Stubborn Child Law

In the year 1646, the Stubborn Child Law was enacted in Massachusetts Bay Colony the Puritans. Parents who claim that their child is rebellious or stubborn could ask for State reprimands and could also include execution. This law was on the statute books of the Commonwealth of Massachusetts for more than three hundred years and was only repealed in 1973.

The Stubborn Child Law had the death penalty as an ultimate sanction and derived almost from an Old Testament injunction in the Deuteronomy book. On the Sanhedrin, Talmudic scholars explained this was one of the three biblical punishments that were not mean to be carried out but serve as caution and warning for the good of society.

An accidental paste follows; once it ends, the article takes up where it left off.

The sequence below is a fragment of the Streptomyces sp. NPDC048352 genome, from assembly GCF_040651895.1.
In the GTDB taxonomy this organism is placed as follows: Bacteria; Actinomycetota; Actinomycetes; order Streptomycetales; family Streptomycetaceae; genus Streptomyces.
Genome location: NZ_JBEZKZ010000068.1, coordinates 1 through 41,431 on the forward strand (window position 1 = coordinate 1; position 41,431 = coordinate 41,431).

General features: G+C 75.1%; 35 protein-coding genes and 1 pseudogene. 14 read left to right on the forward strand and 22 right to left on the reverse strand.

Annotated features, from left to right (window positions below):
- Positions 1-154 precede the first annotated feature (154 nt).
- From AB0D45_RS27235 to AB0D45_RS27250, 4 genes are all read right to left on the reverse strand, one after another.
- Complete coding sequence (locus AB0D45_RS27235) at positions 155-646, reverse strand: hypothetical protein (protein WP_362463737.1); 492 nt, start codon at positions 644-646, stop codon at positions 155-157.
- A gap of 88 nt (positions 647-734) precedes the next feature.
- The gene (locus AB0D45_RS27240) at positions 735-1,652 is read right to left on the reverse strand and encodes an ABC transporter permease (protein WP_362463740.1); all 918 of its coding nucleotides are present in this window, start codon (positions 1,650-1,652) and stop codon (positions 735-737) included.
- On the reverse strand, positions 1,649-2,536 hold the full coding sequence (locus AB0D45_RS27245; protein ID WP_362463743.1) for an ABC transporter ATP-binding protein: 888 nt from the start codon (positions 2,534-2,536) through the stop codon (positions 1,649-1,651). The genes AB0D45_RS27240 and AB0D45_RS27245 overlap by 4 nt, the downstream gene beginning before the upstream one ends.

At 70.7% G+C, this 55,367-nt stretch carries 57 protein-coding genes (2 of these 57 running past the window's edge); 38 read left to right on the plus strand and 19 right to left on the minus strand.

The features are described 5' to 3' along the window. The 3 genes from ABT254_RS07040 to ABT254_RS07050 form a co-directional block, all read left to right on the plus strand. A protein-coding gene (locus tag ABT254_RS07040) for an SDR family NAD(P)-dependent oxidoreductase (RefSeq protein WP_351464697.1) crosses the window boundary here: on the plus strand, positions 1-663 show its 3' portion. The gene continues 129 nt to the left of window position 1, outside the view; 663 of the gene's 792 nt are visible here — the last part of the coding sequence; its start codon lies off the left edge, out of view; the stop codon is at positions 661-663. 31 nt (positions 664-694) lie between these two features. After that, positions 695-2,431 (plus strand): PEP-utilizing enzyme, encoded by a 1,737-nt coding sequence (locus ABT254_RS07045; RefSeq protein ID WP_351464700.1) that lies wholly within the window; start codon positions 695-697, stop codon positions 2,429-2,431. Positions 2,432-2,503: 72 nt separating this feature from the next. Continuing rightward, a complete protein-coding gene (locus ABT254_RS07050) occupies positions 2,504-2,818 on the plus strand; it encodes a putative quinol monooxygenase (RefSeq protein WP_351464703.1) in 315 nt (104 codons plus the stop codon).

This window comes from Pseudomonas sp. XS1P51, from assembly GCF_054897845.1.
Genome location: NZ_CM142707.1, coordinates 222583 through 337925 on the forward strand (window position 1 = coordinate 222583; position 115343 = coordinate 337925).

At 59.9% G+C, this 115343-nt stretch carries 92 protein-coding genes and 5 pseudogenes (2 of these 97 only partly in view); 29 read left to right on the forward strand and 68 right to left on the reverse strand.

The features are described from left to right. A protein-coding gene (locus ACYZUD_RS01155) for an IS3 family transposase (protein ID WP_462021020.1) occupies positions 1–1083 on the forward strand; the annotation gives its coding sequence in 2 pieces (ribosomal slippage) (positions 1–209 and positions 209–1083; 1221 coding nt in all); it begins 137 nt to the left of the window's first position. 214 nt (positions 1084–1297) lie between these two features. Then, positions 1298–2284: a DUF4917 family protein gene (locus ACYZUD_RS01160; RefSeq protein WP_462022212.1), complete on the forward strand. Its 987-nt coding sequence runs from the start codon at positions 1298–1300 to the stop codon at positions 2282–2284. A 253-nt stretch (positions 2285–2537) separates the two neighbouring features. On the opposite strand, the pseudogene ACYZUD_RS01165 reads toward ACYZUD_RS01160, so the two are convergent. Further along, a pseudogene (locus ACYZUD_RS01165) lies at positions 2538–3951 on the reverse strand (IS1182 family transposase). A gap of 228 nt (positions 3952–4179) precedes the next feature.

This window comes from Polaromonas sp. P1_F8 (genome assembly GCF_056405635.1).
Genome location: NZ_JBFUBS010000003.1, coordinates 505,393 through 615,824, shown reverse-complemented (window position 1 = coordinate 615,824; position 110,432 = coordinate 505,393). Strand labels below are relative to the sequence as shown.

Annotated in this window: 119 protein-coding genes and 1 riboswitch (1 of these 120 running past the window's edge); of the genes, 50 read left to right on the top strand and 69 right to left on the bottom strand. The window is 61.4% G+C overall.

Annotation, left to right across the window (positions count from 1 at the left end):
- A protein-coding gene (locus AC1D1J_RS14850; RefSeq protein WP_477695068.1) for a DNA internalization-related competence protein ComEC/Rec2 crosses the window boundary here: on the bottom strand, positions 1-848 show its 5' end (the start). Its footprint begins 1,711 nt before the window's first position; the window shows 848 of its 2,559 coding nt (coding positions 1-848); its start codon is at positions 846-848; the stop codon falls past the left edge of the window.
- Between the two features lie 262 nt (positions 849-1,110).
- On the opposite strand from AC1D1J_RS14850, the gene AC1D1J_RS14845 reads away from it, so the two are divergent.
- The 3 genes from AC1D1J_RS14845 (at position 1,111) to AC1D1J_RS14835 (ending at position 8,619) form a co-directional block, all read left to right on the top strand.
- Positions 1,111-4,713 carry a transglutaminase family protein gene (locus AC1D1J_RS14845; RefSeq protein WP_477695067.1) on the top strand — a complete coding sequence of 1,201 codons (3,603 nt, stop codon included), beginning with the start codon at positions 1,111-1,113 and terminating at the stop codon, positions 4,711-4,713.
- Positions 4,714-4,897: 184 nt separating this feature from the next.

In the case of the Massachusetts law, no child was put to death but hundreds of children, probably younger than sixteen; both girls and boys were incarcerated in various institutions as per order of the Courts since their parents present an official complaint against these children before the authorities. Parents who went to authorities cited unwillingness of the children to embrace parental discipline and authority as the reason for their actions. This law served as caution to children and teenagers at that time to follow their parents to avoid the punishment of law.

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